Furthermore, if the teaching of the Catholic Church on abortion and infanticide is clear—and it is—then one cannot be in “communion” with that Church while rejecting its teaching. One can do one or the other; one cannot do both. And if the Church identifies what it condemns in its teaching as a moral evil—“infamies” and “unspeakable crimes”—then claiming communion with the One who is “the Way, the Truth, and the Life” in the Eucharist while tolerating, if not promoting, policies whose practical outcome is anti-life is simply an irreconcilable contradiction.
Pace some bishops who still want to persist in the ungrounded McCarrick thesis, but the decision of Bishop Paprocki and those who advocate a similar approach is not “weaponizing Communion” as much as it demands making the same choice Yahweh put to the children of Israel: “I set before you today life and death…” (Deut. 30: 15). Yahweh invites but does not force them to “choose life” (v. 19). If this is the “Bread of Life” (John 6:35) that one should eat for life and not judgment (I Cor. 11: 28-29), the discipline appears clear, the disciple clearly.
I have no doubt we will hear the claim that denial of Communion to public officials is a violation of the separation of Church and state. However, it is Paprocki, not those who endorse the current lax practice, who protects the distinction between Church and state. The state may have its policies, which a Catholic politician should seek to align with human dignity, but it cannot lawfully demand that the Church disregard its own values so that a pro-abortion politician can receive the Eucharist. It is the public official who must choose between two paths.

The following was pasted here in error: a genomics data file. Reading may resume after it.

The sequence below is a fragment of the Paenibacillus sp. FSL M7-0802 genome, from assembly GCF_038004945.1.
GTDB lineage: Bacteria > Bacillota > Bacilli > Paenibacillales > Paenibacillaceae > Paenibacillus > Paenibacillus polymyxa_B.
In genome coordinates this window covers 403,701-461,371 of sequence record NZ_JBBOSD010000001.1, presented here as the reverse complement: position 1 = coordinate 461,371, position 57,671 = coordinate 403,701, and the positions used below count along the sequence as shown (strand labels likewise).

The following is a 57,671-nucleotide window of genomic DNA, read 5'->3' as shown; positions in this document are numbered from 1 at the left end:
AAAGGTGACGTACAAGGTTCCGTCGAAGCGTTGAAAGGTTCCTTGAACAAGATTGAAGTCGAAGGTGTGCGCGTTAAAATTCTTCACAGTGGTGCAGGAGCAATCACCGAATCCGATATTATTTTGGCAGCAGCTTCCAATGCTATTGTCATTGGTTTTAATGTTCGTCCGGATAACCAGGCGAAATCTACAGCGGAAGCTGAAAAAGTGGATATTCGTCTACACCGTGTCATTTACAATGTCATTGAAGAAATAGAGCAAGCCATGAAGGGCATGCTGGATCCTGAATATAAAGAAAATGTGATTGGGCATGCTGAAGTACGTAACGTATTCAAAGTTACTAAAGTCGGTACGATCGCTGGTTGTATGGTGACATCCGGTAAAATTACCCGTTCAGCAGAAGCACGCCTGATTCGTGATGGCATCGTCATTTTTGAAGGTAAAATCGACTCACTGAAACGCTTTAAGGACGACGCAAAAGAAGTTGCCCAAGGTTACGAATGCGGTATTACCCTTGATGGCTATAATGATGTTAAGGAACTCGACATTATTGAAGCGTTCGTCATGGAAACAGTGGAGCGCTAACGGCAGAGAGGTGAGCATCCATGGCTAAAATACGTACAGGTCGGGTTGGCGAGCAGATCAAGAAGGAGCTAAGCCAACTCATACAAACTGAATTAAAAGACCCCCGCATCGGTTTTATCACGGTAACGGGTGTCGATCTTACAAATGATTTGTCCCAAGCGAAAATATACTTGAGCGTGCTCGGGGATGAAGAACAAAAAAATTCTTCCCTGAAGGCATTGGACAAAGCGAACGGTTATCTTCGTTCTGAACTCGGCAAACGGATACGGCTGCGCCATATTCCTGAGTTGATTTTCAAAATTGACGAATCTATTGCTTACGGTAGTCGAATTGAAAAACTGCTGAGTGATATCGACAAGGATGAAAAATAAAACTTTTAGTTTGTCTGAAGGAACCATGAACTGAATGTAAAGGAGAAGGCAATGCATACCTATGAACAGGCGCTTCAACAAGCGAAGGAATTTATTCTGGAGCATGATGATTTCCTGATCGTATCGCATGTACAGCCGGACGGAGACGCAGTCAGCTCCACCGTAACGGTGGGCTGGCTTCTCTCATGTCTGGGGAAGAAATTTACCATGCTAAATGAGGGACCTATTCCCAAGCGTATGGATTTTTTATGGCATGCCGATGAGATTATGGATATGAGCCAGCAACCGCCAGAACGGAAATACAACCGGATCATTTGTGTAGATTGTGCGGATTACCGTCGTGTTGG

In the 1994 Macedonian film Before the Rain, the photojournalist Aleksandar Kirkov quits his profession because “I killed a man with my camera.” Hearing that he wanted to get a picture of the brutalities of the Yugoslav Wars, a guard in a detention camp pulled a random prisoner aside and shot him so that Kirkov could get his photograph. When Kirkov’s bored-by-life British editor and lover, Anne, tries to dissuade him from abandoning his professional life and returning to Macedonia, Aleksandar parts from her, fittingly in a graveyard, with these final words: “Take sides.” This is sage advice for Catholic politicians who refuse to decide.